When I was an undergrad at OU, my wife and I would use the school’s awesome student health center to work out. Besides working out, the school’s gym was a great place to people watch. It was a proverbial meat market. The girls would get dolled up with make-up and wear the most revealing gym clothes as possible, while the dudes would were tank tops to show off their buff bods.
Another thing my wife and I noticed was that many of the dudes had the weirdest looking physiques. These testosterone filled young men would spend all their time working out their upper body, but no time with their lower body. As a result they had bulking torsos, but little scrawny chicken legs. Why did these guys just focus on their upper body? Well, the upper body seems to get all the press. When was the last time you heard E! News go on about how some guy has an amazing quadricep? That’s right. Never. It’s always about the pecs and the arms, so American males focus on working these muscles to the neglect of their lower body. What they don’t know is that not only does it look ridiculous, but they’re setting themselves up for injuries.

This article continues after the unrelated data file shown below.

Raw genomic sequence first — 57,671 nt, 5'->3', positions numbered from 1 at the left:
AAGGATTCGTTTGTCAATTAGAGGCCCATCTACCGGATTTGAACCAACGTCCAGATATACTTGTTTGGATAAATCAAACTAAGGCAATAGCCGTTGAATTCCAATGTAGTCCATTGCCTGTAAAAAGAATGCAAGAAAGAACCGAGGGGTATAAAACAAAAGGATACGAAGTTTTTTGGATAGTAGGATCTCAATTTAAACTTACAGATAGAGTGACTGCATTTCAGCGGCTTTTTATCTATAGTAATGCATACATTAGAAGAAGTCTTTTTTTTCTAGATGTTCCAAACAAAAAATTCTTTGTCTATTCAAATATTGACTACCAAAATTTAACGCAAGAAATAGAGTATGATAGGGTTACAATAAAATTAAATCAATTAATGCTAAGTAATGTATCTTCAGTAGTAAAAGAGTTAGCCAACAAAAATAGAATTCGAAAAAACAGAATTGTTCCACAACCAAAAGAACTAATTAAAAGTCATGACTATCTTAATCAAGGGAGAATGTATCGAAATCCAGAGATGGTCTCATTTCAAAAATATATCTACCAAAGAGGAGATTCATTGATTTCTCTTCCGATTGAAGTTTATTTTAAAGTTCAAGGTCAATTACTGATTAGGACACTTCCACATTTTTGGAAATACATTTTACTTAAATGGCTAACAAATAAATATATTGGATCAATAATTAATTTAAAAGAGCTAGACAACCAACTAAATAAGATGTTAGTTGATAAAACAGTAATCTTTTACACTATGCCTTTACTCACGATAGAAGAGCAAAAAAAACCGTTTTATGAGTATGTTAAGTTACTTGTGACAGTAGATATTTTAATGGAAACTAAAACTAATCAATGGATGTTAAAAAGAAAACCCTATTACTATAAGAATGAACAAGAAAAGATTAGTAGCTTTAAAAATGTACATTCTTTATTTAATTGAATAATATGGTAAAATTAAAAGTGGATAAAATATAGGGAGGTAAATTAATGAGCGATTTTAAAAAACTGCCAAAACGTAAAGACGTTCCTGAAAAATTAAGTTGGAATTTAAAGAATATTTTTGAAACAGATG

These misshaped individuals got me thinking about personal finance. How many of us have an imbalanced personal finance physique? Do we focus on one aspect of personal finance to the neglect of others? For example, one could focus all their time and money to investing in the stock market, but totally neglect living a frugal life. And vice-a-versa.
Just as having an imbalanced physical physique can set you up for physical injury, an imbalanced personal finance physique can set you up for a personal finance injury. Take our example of the person who invests in the stock market while neglecting to cut expenses. What happens when the market takes a tumble? Does this person have an emergency savings account developed from living a frugal life? Would they be able to adjust to the decrease in income from dividends? What about the person who only lives frugally, but doesn’t invest? What are they going to do when they retire and they no longer have a job? Living frugally doesn’t do any good unless you have money to use.
Many Americans have imbalance personal finance physiques for the same reasons college males have huge torsos and small legs. Instead of listening to sound financial principals, many Americans get their financial advice from slick TV shows and magazines. While these can be helpful resources, often the media just presents personal finance fluff. They tend to focus on the get rich quick with little or no sacrifice route. The reality is that a blanced and healthy personal finance life requires work, dedication, and discipline. Just like a well balanced physical physique.
So, take a look in your personal finance mirror. If your personal finance physique looks a little top heavy, bust out some frugal (or saving, or investing) squats to even things out.